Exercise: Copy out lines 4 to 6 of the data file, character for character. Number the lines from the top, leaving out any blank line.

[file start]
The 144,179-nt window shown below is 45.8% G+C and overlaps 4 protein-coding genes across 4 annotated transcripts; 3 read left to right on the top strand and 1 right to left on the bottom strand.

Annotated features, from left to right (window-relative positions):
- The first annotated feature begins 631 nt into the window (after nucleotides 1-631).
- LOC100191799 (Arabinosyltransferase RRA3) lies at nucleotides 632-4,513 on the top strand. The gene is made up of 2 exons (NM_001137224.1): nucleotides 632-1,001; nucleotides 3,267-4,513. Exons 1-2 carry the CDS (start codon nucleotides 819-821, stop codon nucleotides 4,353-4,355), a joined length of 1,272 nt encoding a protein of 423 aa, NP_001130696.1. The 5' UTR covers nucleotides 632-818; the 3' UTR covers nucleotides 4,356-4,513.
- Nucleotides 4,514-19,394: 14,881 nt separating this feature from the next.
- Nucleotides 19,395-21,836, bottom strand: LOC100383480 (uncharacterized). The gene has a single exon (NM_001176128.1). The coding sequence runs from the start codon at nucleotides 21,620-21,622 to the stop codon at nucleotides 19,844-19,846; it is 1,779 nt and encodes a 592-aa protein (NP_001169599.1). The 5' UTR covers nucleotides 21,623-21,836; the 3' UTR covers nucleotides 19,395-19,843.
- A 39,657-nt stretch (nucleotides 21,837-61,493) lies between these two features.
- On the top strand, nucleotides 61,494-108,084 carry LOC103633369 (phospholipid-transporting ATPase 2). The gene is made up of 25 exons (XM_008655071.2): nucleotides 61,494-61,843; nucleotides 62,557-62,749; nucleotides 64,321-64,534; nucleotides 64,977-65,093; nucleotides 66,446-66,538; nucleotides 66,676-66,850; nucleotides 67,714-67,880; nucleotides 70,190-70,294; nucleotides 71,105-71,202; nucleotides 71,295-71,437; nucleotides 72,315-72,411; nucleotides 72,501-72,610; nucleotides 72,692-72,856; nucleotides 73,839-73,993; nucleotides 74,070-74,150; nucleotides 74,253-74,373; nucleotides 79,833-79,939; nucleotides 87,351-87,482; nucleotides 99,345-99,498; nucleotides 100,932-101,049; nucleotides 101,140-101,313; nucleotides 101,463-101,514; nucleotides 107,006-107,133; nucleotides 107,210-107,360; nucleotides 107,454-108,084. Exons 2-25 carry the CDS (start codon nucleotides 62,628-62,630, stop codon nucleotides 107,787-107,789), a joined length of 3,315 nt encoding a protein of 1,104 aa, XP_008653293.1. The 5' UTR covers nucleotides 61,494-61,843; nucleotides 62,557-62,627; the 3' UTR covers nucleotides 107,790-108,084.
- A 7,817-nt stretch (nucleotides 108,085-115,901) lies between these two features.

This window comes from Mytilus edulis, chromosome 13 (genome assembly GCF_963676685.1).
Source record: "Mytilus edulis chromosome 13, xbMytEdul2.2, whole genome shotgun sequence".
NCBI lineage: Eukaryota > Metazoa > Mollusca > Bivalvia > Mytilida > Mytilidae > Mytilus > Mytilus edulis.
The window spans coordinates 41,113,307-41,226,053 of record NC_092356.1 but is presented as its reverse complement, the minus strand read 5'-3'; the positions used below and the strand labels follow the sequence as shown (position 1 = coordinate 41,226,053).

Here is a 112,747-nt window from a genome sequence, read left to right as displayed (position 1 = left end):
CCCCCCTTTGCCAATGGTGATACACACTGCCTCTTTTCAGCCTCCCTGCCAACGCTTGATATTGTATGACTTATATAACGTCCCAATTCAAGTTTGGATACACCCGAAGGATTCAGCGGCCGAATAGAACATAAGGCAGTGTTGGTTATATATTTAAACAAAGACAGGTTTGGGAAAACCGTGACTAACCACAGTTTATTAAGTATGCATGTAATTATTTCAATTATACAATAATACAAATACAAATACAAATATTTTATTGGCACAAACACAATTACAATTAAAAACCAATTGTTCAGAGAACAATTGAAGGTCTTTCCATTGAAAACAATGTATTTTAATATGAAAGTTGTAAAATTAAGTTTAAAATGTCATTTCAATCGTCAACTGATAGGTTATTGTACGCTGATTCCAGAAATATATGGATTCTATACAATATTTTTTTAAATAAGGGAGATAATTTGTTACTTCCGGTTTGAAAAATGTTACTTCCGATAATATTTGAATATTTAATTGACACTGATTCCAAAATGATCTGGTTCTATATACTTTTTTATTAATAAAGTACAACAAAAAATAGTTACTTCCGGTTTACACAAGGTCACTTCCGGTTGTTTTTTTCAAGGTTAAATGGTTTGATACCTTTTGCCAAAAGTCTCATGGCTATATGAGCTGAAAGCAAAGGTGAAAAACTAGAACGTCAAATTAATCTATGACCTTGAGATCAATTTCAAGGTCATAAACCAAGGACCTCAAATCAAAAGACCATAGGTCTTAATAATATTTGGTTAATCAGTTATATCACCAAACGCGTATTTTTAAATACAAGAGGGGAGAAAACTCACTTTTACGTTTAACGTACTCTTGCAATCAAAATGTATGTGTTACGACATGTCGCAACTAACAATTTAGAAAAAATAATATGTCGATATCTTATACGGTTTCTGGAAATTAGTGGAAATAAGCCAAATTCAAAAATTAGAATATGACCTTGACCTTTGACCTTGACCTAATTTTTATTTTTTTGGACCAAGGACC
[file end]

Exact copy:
- LOC100191799 (Arabinosyltransferase RRA3) lies at nucleotides 632-4,513 on the top strand. The gene is made up of 2 exons (NM_001137224.1): nucleotides 632-1,001; nucleotides 3,267-4,513. Exons 1-2 carry the CDS (start codon nucleotides 819-821, stop codon nucleotides 4,353-4,355), a joined length of 1,272 nt encoding a protein of 423 aa, NP_001130696.1. The 5' UTR covers nucleotides 632-818; the 3' UTR covers nucleotides 4,356-4,513.
- Nucleotides 4,514-19,394: 14,881 nt separating this feature from the next.
- Nucleotides 19,395-21,836, bottom strand: LOC100383480 (uncharacterized). The gene has a single exon (NM_001176128.1). The coding sequence runs from the start codon at nucleotides 21,620-21,622 to the stop codon at nucleotides 19,844-19,846; it is 1,779 nt and encodes a 592-aa protein (NP_001169599.1). The 5' UTR covers nucleotides 21,623-21,836; the 3' UTR covers nucleotides 19,395-19,843.